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Banks face elevated money-laundering risks amid coronavirus crisis

A hike in coronavirus-related financial crime is presenting new challenges for banks, which could face significant reputational and regulatory repercussions if they are found to have acted unethically during the crisis, regulation and compliance experts warn.

"There is a confluence right now of an increased risk of fraud, money laundering, bribery and corruption — schemes that are seeking to capitalize on the pandemic — and at the same time there may be an appearance of reduced capacity of compliance functions to stand guard," said Nicolette Kost de Sevres, who leads Mayer Brown's compliance, investigations and regulatory practice in Paris.

As business operations are disrupted and opportunistic fraudsters seek to take advantage of the coronavirus outbreak, it is becoming more complicated and challenging for banks to identify bad actors and suspicious transactions. The U.K.'s national crime agency warned March 26 that "criminals are exploiting the COVID-19 pandemic to scam people" and that "this is only likely to increase." This includes a rise in cyberattacks and online shopping scams where fraudsters sell nonexisting medical supplies or fake testing kits.

As criminals are highly adaptive, new techniques and channels of laundering money are likely to emerge, the European Banking Authority said March 31.

READ MORE: Sign up for our weekly coronavirus newsletter here, and read our latest coverage on the crisis here.

"Inevitably, whenever you have the increased risk of cyber fraud and crime, you have a concomitant increase in the risk of money laundering occurring," said Julian Hui, a senior associate in the financial services regulatory practice at law firm Baker McKenzie in London.

What banks would characterize as business as usual by lawful companies before the crisis could now also be a money-laundering risk, particularly when it comes to sectors affected by lockdown regulations, he said.

"Any business that continues to trade in breach of emergency regulations, money that they're making from that is now criminal property and the banks themselves will need to be identifying that," Hui said. "For example, if banks are seeing that their restaurant customers are continuing to have the same turnover, that itself should be a red flag."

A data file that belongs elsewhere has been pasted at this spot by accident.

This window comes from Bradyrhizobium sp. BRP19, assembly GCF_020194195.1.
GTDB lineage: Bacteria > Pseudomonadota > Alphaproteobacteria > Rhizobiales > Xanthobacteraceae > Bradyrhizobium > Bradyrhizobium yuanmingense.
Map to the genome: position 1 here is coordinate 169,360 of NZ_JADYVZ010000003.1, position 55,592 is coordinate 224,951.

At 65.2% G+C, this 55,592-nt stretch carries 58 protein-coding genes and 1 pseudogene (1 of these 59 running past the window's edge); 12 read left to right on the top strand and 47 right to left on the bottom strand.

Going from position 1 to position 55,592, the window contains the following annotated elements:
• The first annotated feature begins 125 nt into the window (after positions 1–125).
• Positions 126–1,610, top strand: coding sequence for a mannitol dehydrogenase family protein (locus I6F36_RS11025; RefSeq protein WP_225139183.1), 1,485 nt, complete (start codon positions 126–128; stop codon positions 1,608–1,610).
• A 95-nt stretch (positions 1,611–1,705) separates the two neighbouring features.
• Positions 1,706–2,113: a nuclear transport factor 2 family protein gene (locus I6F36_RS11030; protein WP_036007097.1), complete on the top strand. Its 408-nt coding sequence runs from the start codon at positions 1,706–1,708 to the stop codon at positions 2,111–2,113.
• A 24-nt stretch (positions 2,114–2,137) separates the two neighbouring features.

Identity theft and fraudulent applications for governments' crisis funds are other potential challenges faced by banks, particularly smaller, regional financial institutions that may not be used to dealing with such large volumes of requests, said Joydeep Sengupta, a Paris-based counsel in law firm Mayer Brown's compliance, investigations and regulatory practice.

Weakening controls

As risks emerge, the European Banking Authority highlighted the importance of "effective systems and controls" to prevent money laundering, and said financial crime remains unacceptable, "even in times of crisis such as the COVID-19 outbreak." The Financial Action Task Force, the global money-laundering and terrorist-financing watchdog, has also called for banks to remain vigilant and "ensure that they continue to effectively mitigate these risks and are able to detect and report suspicious activity."

The warnings come as banks focus on managing other crisis-related challenges and supporting clients through the downturn, which is spurring some concern over the potential negligence of compliance.

"One of the fears we have about banks giving credit is that they need to get the money circulating easily, and so the compliance controls might be weakened," said Laure Brillaud, a senior policy analyst at Transparency International, an NGO.